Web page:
A customer of ours brought in their Mercedes CLK350 which had an engine light on and was running rough.
We did some initial diagnostics to identify what was the cause of the problem and advised the customer of the repairs required. The parts replaced included some gaskets, an intake manifold, exhaust valve cam and electronic actuator gasket. Also noted on the vehicle was that there was slight play on the front wheel bearings which needed to be monitored and adjusted as necessary. The front wheels had warps in it and the rear tyres were worn out.
Below is a VW Golf which came into our workshop which had an ABS light on to diagnose and report.
We checked the faults and the ABS sensor resistance values. The ABS unit was then sent for repairs and the brake system bled once the repaired unit was reinstalled.
As the customer requested we checked all suspension components and no faults found though there was evidence of rubbing on full lock.
A VW Golf R was towed in which had no start or crank and with an unresponsive engine.
The vehicle was scanned and the DME verified that it had no communications with the rest of the vehicle. We removed the ECU and physically checked that the connections were all ok. The fuses were checked and we found one of the main fuses which powers up certain engine components had no power.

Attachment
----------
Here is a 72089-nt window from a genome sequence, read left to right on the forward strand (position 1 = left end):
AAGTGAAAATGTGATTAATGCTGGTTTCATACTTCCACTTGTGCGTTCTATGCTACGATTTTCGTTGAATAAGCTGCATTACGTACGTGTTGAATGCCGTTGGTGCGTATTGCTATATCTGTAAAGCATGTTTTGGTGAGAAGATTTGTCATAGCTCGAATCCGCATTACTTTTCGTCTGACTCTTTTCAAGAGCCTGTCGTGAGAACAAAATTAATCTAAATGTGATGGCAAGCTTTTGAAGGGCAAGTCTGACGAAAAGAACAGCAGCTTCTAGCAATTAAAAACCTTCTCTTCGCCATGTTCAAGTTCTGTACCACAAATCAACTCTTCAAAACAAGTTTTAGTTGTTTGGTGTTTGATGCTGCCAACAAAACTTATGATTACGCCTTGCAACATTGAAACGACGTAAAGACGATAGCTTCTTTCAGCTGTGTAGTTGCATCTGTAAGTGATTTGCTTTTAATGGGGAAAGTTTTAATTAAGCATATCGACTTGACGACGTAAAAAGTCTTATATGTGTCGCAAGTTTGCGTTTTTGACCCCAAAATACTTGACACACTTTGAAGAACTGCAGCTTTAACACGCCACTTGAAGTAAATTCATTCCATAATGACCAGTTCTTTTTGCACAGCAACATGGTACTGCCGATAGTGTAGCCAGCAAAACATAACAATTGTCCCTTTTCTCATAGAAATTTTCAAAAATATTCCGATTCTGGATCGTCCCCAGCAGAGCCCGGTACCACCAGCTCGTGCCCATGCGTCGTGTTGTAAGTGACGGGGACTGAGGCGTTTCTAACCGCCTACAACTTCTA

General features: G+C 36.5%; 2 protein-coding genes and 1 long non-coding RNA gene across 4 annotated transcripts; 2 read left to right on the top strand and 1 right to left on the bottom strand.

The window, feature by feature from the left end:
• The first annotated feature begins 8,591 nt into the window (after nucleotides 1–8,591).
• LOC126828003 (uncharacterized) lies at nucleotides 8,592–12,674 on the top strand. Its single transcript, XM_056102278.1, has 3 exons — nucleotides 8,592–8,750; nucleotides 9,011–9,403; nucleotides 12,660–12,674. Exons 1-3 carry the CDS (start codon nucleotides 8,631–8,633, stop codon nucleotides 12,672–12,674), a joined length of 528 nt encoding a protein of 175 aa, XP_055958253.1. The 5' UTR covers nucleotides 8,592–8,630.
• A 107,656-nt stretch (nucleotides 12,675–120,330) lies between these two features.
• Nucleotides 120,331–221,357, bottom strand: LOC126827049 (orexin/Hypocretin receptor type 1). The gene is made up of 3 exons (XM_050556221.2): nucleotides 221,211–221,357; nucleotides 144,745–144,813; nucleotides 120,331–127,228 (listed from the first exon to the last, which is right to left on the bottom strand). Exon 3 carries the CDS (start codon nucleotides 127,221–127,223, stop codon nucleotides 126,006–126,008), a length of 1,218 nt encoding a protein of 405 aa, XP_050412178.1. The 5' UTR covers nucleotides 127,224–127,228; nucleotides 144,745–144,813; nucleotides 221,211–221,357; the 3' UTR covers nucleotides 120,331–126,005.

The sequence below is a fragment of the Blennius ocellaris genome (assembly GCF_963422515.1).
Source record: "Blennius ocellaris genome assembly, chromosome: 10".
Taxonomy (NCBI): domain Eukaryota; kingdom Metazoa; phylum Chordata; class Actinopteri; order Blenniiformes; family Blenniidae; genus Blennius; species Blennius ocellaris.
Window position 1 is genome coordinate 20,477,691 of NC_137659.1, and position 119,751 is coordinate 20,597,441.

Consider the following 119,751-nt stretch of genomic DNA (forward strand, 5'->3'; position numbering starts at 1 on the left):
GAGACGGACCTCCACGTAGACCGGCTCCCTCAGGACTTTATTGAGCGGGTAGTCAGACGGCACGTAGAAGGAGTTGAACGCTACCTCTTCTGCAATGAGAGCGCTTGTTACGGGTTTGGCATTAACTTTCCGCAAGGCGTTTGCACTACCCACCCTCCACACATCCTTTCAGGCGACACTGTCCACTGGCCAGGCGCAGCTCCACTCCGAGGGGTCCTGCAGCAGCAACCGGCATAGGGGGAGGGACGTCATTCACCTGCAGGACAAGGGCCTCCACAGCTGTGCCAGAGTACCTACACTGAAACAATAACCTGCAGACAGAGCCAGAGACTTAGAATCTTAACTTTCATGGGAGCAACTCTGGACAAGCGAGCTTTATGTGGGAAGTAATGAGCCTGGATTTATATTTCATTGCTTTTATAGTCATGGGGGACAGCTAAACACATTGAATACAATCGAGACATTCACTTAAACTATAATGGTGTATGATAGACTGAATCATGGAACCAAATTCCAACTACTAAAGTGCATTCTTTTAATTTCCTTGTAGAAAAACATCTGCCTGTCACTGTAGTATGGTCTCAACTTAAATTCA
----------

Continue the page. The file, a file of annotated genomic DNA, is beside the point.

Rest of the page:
All the other physical connection points were all ok but when we checked the fuse board, one point was not getting power. A new fuse board would need to be ordered to retest the vehicle. We then moved onto the other issuses mentioned such as the front lights which were not working even with a new globe. There was a suspicion that there were other electronics not working.
Once the new fuse box was installed, the connections were tested and were ok. The DME/ECU was not responding so we sent the ECU for testing and repairs. We found that there was a blown circuit and advised the customer before completing the repairs. The ECU passed all checks but further time would be needed to investigate the erratic power delivery as the car cranks but does not start.
Below is a VW Golf which was brought in to look at an overheating issue. The vehicle was diagnosed to determine the source of the problem and the customer advised and quoted.
Once we heard back from the cusomer we replaced the radiator, large cooling fan, thermostat and housing as required. The current fluid levels were checked and the cooling system bled. We also replaced the secondary air pump rubber mounts as required and a final road test completed after the repair.
We looked into a Mercedes Benz SL65 recently which had a key that did not work in the ignition. The stop/start button was also inoperable at the gear lever.
To fix the vehicle we needed to order in a transponder and key. We also had to rewire 2 of the pulse wires one which was damaged and the other which was missing. After this was done we test drove the vehicle to ensure all previous errors were rectified.